Editor’s Note: Nicole Hemmer is an associate research scholar at Columbia University with the Obama Presidency Oral History Project and the author of “Messengers of the Right: Conservative Media and the Transformation of American Politics.” She co-hosts the history podcast “Past Present” and “This Day in Esoteric Political History.” The views expressed in this commentary are solely those of the author. View more opinion articles on CNN.
The US House of Representatives passed a bill in favor of DC statehood Friday. Both the Republican Party and the President oppose statehood for the nation’s capital, so the bill will almost certainly go nowhere in the Senate — for now. But should Joe Biden win the presidency and bring with him majorities in the House and Senate, he should make statehood for DC — and for Puerto Rico — a priority for his first 100 days in office.
The argument why is a simple one: 700,000 Americans in DC and more than 3 million in Puerto Rico currently lack equal representation in Congress, one of the protections that statehood affords. As a matter of democratic principles, it’s an easy one for Democrats to get behind. In fact, Biden has expressed support for DC statehood for years. But it’s also one they should prioritize, because of the Republican Party’s wholesale assault on democratic participation.
Examples abound, from the Trump administration and before: their attempts to restrict voting access through strict voter ID laws, voting roll purges, poll closures, the gutting of the Voting Rights Act. At the state level, Republican legislators have moved to strip Democratic governors of power and dramatically redistrict so they can hold onto a majority of seats with far less than majority support. All of that reflects a growing hostility to one-person, one-vote democracy — which is understandable, given that the GOP is increasingly a minoritarian party.
In the face of those challenges to the democratic process, Democrats have a special duty to make the case for popular democracy. Support for DC and Puerto Rico statehood is wholly consistent with that commitment.
But this is not a debate just about abstract values. The Trump administration has made brutally clear the real-life consequences of second-class citizenship. In the wake of Hurricane Maria, a catastrophic category 5 storm that smashed into Puerto Rico in September 2017, killing an estimated 3,000 people, destroying the island’s power grid and causing more than $90 billion in damages, the president showed shockingly little interest in the territory’s suffering.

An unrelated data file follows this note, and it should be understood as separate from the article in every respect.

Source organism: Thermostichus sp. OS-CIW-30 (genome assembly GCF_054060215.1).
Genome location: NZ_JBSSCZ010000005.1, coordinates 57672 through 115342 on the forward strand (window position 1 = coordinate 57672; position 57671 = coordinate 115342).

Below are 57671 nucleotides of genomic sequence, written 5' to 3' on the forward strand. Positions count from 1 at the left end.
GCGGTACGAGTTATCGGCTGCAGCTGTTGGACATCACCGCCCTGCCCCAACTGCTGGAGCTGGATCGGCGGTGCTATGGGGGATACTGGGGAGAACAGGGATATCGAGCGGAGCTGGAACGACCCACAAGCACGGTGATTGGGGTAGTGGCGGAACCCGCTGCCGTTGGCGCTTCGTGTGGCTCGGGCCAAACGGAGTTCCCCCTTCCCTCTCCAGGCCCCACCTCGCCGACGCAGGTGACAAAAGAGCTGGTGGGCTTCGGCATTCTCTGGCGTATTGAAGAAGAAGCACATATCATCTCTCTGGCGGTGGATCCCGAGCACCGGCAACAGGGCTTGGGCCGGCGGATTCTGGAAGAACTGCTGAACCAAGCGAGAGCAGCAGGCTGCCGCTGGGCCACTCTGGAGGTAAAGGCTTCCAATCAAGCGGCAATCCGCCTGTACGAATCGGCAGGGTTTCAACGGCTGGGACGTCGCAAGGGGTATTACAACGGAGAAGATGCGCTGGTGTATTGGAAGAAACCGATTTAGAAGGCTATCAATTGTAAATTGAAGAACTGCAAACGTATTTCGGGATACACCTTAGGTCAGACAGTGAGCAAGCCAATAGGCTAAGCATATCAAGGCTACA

When he wasn’t attempting to block aid to the island, he was bitterly complaining about the aid that did make it to the millions of devastated Americans. In an act of extraordinary pettiness, in December of last year he intervened in budget talks specifically to slash Medicaid funding to Puerto Rico in half. With no senators or representatives to protect Puerto Rico (all the territory has is a non-voting resident commissioner), there was little the territory could do.
Oh, and they don’t get a say in the presidential election, either — though anyone born in Puerto Rico is a US citizen, the territory has no electoral votes. (It took a Constitutional amendment for DC to get any, and they still can’t have any more than the least populous state in America, setting them alongside Wyoming with three electors.)
Residents of Washington, DC, had their own reckoning with the administration’s brutality earlier this month, during protests against police violence. Trump had been itching to “dominate the streets” as protests spread across the nation, threatening to send in the US military to quell unrest. But there was really only one place he could easily do so: the nation’s capital. With no governor to oversee the city’s National Guard, the federal government largely oversees its use. And how did the administration flex that power? By using overwhelming, unnecessary force against peaceful protestors and journalists, all to clear the way for a presidential photo op.
The use of force, seemingly ordered by Attorney General Bill Barr, led to shocking scenes in front of the White House, in part triggering the revived push for DC statehood. Now there was a new argument on top of “no taxation without representation”: DC residents need statehood to protect themselves from a lawless president.
It’s true that enfranchising DC and Puerto Rico through statehood would likely benefit Democrats electorally (although it’s not at all clear that Puerto Rico would be a blue state, and some leading Republicans have long supported Puerto Rican statehood). But that’s not an argument against statehood. American citizens have the right to equal representation. The solution is not to stop Democratic voters from exercising their right to vote — that’s both immoral and undemocratic. The solution is to win them over. If the Republican Party can’t do that, then it doesn’t deserve to be in power.
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A core principle of American democracy — more honored in the breach than in the observance — is the right to representation by the people. For some 230 years, Americans have fought to expand the definition of “the people,” securing citizenship and voting rights for women, for Black and Indigenous Americans, for people of Asian and Hispanic descent. It’s time to continue that process of expansion by bringing the full rights of citizenship to DC and Puerto Rico — a process Joe Biden, should he become president, should make an urgent priority.